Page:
Politics

North Florida Congressmen Easily Win in GOP Primaries

By: Kevin Derby | Posted: August 26, 2014 9:30 PM
Jeff Miller, Ted Yoho, Ander Crenshaw, John Mica

Jeff Miller, Ted Yoho, Ander Crenshaw, John Mica

While several Republican congressmen from North Florida faced primary challenges on Tuesday, all of them easily kept their seats. 

Out in the Panhandle, U.S. Rep. Jeff Miller, R-Fla., easily bested primary challenger John Krause in Tuesday’s primary. With more than 63 percent of votes in, Miller had 76.3 percent and Krause 23.7 percent.

In the general election, Miller will face businessman Jim Byran, who has the Democratic nomination, and businessman Mark Wichern who is running with no party affiliation. This Panhandle district is a Republican stronghold, making Miller a heavy favorite come November.

Out in North Central Florida, freshman U.S. Rep. Ted Yoho, R-Fla., made sure lightning did not strike twice. Having upset 24-year incumbent U.S. Rep. Cliff Stearns, R-Fla., in the 2012 primary, Yoho made it two in a row as he easily beat attorney Jake Rush. With 75.7 percent of the vote in, Yoho had 79.3 percent of the vote with Rush taking 20.7 percent. Rush had been aggressive, hitting Yoho on a number of fronts, but he never recovered from stories and photos showcasing his role-playing hobby that made national headlines.

Yoho faces Democratic candidate Marihelen Wheeler and term limits activist Howard Wheeler, who is running with no party affiliation, in the general election. This is a solidly Republican district and is not expected to be competitive in November.

Over on the First Coast, U.S. Rep. Ander Crenshaw, R-Fla., continued his winning ways.

With 98 percent of precincts in, Crenshaw beat back a spirited Republican primary challenge from retired Navy Capt. Ryman Shoaf. Crenshaw took more than 71 percent of the vote while Shoaf took less than 29 percent of the vote.

Crenshaw should be secure in November though he does face challenges from two candidates with no party affiliation: Gary Koniz and Paula Moser-Bartlett. Deb Pueschel will be running as a write-in candidate. With no Democratic challengers, Crenshaw should easily hold on to his congressional seat which he first won in 2000.

U.S. Rep. John Mica, R-Fla., also easily kept his seat in Tuesday’s primary.

With more than 97 percent of the vote in, Mica took more than 72 percent while his closest opponent, David Smith, took 18.7 percent. Don Oehlrich stood in third with 5.1 percent and Kelly Shirley lagged behind with 4 percent.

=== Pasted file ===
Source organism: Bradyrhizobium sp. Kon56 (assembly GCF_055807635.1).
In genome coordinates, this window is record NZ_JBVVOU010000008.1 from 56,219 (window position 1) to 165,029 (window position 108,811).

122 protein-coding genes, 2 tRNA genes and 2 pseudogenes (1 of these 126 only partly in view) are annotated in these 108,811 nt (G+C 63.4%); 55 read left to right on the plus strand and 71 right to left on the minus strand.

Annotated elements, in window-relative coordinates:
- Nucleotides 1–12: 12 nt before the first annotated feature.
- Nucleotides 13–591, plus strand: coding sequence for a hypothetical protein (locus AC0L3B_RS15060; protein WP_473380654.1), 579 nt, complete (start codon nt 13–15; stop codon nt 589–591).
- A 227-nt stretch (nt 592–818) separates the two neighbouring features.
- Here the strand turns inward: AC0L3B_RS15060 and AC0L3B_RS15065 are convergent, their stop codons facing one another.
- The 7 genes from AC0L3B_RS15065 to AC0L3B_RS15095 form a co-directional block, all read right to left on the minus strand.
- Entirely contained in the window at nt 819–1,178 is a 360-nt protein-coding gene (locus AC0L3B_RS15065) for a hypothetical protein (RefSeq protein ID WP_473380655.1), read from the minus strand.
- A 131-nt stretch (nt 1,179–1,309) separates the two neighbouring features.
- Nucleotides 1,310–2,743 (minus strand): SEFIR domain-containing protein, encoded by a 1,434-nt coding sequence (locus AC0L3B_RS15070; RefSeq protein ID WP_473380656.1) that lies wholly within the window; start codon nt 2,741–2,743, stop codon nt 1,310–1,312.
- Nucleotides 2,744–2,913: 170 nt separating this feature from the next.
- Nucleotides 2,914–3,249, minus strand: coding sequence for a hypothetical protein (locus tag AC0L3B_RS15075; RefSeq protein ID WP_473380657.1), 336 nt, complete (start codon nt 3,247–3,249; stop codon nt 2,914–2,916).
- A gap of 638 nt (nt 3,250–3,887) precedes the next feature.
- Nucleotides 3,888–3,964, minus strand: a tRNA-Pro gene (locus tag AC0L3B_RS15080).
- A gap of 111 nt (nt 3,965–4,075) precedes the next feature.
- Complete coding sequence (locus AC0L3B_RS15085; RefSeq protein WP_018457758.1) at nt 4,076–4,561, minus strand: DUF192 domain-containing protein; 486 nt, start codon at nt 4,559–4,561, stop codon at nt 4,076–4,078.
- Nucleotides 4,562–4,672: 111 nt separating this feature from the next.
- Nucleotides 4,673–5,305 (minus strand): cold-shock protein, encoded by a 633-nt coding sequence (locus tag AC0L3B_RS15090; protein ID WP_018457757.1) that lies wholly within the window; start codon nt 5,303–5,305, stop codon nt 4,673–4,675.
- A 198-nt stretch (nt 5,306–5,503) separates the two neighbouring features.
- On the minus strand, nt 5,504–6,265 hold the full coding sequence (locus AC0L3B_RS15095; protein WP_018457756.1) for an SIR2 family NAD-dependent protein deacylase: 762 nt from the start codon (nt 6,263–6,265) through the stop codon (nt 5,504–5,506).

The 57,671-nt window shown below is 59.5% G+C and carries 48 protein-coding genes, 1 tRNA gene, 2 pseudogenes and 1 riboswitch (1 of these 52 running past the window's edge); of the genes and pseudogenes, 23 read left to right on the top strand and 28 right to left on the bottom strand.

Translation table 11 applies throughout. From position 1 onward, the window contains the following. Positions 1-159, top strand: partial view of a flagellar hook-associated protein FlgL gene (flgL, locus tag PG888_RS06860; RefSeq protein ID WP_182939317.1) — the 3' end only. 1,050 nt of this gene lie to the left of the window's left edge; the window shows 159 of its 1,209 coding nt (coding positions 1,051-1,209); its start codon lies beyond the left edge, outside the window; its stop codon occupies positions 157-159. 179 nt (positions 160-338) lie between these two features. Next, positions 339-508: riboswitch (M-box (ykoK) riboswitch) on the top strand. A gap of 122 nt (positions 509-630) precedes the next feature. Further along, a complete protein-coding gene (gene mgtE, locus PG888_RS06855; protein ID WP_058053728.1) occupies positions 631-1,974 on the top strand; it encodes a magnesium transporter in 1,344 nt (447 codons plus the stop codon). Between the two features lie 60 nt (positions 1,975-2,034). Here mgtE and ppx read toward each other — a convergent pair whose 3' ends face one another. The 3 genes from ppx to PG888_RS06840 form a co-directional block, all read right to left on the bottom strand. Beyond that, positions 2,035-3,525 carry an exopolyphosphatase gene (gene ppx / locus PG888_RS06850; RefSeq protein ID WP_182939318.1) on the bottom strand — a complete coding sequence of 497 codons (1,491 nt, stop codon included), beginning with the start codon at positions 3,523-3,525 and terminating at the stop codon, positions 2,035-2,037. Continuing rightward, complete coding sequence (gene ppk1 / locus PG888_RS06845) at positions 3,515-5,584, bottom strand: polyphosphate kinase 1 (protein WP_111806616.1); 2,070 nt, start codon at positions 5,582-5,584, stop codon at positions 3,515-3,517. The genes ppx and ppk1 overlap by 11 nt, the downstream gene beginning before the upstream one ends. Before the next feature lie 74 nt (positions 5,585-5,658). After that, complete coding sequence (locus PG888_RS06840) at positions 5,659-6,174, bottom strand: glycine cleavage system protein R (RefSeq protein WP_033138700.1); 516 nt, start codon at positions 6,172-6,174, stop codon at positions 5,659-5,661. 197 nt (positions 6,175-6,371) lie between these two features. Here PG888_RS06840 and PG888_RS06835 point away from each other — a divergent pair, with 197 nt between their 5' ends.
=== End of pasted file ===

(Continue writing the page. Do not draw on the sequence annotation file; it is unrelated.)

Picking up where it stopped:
Mica will be a heavy favorite in November over Democrat Wes Neuman and Al Krulick, who is running with no party affiliation, in this secure Republican district.



Reach Kevin Derby at kderby@sunshinestatenews.com or follow him on Twitter: @KevinDerbySSN

Comments (1)

scexile
12:06PM AUG 27TH 2014
Because Florida is one of the few States which STILL maintains the institution of archaic (and patently unfair) closed primaries, most of the Republican incumbents faced no opposition. A good example is MY "Representative", Jeff Miller, R Fla. Miller has done absolutely nothing about the abysmal conditions at the VA in the years he's (supposedly) been on the Va Committee, yet he finagled himself front and center in the national media when the "scandal" broke , promising that heads would roll and all will be right in the VA world in short order. Of course, he insisted that he personally had no knowledge of these systemic horrors until ?? He's angling for a DC job-where he can wreak even more havoc. But then, he may not be able to hang on to his dubious "title" as the most well-traveled Member of Congress...that MAY save Florida taxpayers a bit of $$.
When arriving at our designated polling places, those of us who are not registered Republicans discover that OUR ballots are very short; we are not allowed to vote either FOR or AGAINST those who will, for the most part, make and implement the local laws and decisions in our communities. This system guarantees that with enough mostly outside funding from PACS and national parties, that the status quo remains. Great for the Repubs who currently have lied, cheated and gerrymandered their way into the Legislature. Case in point-anyone recall the recent decision by Judge Lewis concerning the flagrant flouting of the Fair Districting Amendment in which Weatherford, Gaetz, et al deliberately and defiantly broke the law in their illegal map-drawing attempts to further gerrymander this State?
Until and unless the practice of closed primaries is taken out of the political election equation, the voters of Florida will never be able to participate in anything approaching a fair and unbiased election.

Leave a Comment on This Story

The content of this field is kept private and will not be shown publicly.
To prevent automated spam submissions leave this field empty.